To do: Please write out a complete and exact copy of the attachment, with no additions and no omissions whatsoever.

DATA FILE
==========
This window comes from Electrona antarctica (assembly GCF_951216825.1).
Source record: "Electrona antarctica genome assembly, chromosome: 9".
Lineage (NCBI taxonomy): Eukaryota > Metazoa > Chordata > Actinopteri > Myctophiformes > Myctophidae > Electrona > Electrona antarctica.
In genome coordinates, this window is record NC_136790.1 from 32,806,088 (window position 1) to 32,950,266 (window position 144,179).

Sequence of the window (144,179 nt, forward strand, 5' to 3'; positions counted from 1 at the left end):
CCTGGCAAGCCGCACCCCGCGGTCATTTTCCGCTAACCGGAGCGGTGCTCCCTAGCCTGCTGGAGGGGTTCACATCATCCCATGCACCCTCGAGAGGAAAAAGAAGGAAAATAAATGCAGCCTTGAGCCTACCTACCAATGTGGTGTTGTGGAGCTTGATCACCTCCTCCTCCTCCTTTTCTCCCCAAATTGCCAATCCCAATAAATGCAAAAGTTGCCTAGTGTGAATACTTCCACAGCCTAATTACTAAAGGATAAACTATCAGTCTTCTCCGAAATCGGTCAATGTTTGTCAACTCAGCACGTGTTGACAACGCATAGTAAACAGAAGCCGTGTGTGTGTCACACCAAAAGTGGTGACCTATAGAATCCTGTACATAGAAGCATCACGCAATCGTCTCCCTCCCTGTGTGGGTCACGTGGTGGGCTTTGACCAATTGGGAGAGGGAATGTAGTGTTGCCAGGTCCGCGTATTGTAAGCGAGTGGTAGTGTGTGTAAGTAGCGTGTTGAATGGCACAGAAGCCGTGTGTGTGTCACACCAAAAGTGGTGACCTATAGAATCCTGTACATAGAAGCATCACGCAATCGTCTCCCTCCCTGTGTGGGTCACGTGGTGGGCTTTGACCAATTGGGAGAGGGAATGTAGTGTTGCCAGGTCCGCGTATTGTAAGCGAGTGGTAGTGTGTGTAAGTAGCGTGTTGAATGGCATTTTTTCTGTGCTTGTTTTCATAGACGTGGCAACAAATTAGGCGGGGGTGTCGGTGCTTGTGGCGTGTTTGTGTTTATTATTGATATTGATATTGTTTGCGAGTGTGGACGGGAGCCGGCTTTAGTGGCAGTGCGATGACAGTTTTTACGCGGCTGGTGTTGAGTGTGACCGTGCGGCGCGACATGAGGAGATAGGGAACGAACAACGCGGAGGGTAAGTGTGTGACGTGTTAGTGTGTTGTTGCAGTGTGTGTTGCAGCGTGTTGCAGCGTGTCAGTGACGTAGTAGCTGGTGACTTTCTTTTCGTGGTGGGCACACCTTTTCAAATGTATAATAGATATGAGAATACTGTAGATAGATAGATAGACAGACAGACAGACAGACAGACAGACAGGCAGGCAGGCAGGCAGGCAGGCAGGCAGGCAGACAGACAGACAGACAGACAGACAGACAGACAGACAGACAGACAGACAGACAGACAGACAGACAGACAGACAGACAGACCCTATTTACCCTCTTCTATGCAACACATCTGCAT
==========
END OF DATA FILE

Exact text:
This window comes from Electrona antarctica (assembly GCF_951216825.1).
Source record: "Electrona antarctica genome assembly, chromosome: 9".
Lineage (NCBI taxonomy): Eukaryota > Metazoa > Chordata > Actinopteri > Myctophiformes > Myctophidae > Electrona > Electrona antarctica.
In genome coordinates, this window is record NC_136790.1 from 32,806,088 (window position 1) to 32,950,266 (window position 144,179).

Sequence of the window (144,179 nt, forward strand, 5' to 3'; positions counted from 1 at the left end):
CCTGGCAAGCCGCACCCCGCGGTCATTTTCCGCTAACCGGAGCGGTGCTCCCTAGCCTGCTGGAGGGGTTCACATCATCCCATGCACCCTCGAGAGGAAAAAGAAGGAAAATAAATGCAGCCTTGAGCCTACCTACCAATGTGGTGTTGTGGAGCTTGATCACCTCCTCCTCCTCCTTTTCTCCCCAAATTGCCAATCCCAATAAATGCAAAAGTTGCCTAGTGTGAATACTTCCACAGCCTAATTACTAAAGGATAAACTATCAGTCTTCTCCGAAATCGGTCAATGTTTGTCAACTCAGCACGTGTTGACAACGCATAGTAAACAGAAGCCGTGTGTGTGTCACACCAAAAGTGGTGACCTATAGAATCCTGTACATAGAAGCATCACGCAATCGTCTCCCTCCCTGTGTGGGTCACGTGGTGGGCTTTGACCAATTGGGAGAGGGAATGTAGTGTTGCCAGGTCCGCGTATTGTAAGCGAGTGGTAGTGTGTGTAAGTAGCGTGTTGAATGGCACAGAAGCCGTGTGTGTGTCACACCAAAAGTGGTGACCTATAGAATCCTGTACATAGAAGCATCACGCAATCGTCTCCCTCCCTGTGTGGGTCACGTGGTGGGCTTTGACCAATTGGGAGAGGGAATGTAGTGTTGCCAGGTCCGCGTATTGTAAGCGAGTGGTAGTGTGTGTAAGTAGCGTGTTGAATGGCATTTTTTCTGTGCTTGTTTTCATAGACGTGGCAACAAATTAGGCGGGGGTGTCGGTGCTTGTGGCGTGTTTGTGTTTATTATTGATATTGATATTGTTTGCGAGTGTGGACGGGAGCCGGCTTTAGTGGCAGTGCGATGACAGTTTTTACGCGGCTGGTGTTGAGTGTGACCGTGCGGCGCGACATGAGGAGATAGGGAACGAACAACGCGGAGGGTAAGTGTGTGACGTGTTAGTGTGTTGTTGCAGTGTGTGTTGCAGCGTGTTGCAGCGTGTCAGTGACGTAGTAGCTGGTGACTTTCTTTTCGTGGTGGGCACACCTTTTCAAATGTATAATAGATATGAGAATACTGTAGATAGATAGATAGACAGACAGACAGACAGACAGACAGACAGGCAGGCAGGCAGGCAGGCAGGCAGGCAGGCAGACAGACAGACAGACAGACAGACAGACAGACAGACAGACAGACAGACAGACAGACAGACAGACAGACAGACAGACAGACCCTATTTACCCTCTTCTATGCAACACATCTGCAT